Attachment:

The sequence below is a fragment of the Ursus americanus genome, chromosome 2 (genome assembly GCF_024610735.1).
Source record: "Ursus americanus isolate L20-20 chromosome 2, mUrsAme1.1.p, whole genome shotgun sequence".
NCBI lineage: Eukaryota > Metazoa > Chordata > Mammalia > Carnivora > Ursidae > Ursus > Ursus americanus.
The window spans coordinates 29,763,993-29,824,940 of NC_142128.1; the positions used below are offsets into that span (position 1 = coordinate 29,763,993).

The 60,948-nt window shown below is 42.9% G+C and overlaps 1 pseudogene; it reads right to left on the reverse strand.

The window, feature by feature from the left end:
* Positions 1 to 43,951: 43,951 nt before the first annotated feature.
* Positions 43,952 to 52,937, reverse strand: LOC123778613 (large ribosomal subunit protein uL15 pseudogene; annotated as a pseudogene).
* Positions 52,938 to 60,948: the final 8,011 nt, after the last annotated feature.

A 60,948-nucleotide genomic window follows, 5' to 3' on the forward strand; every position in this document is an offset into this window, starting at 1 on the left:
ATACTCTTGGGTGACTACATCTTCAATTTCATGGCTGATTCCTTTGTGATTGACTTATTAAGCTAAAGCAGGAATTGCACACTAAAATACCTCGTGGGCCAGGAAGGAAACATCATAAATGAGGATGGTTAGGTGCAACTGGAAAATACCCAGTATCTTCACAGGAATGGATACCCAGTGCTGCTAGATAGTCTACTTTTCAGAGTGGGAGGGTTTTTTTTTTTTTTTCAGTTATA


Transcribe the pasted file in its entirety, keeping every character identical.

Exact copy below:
The sequence below is a fragment of the Ursus americanus genome, chromosome 2 (genome assembly GCF_024610735.1).
Source record: "Ursus americanus isolate L20-20 chromosome 2, mUrsAme1.1.p, whole genome shotgun sequence".
NCBI lineage: Eukaryota > Metazoa > Chordata > Mammalia > Carnivora > Ursidae > Ursus > Ursus americanus.
The window spans coordinates 29,763,993-29,824,940 of NC_142128.1; the positions used below are offsets into that span (position 1 = coordinate 29,763,993).

The 60,948-nt window shown below is 42.9% G+C and overlaps 1 pseudogene; it reads right to left on the reverse strand.

The window, feature by feature from the left end:
* Positions 1 to 43,951: 43,951 nt before the first annotated feature.
* Positions 43,952 to 52,937, reverse strand: LOC123778613 (large ribosomal subunit protein uL15 pseudogene; annotated as a pseudogene).
* Positions 52,938 to 60,948: the final 8,011 nt, after the last annotated feature.

A 60,948-nucleotide genomic window follows, 5' to 3' on the forward strand; every position in this document is an offset into this window, starting at 1 on the left:
ATACTCTTGGGTGACTACATCTTCAATTTCATGGCTGATTCCTTTGTGATTGACTTATTAAGCTAAAGCAGGAATTGCACACTAAAATACCTCGTGGGCCAGGAAGGAAACATCATAAATGAGGATGGTTAGGTGCAACTGGAAAATACCCAGTATCTTCACAGGAATGGATACCCAGTGCTGCTAGATAGTCTACTTTTCAGAGTGGGAGGGTTTTTTTTTTTTTTTCAGTTATA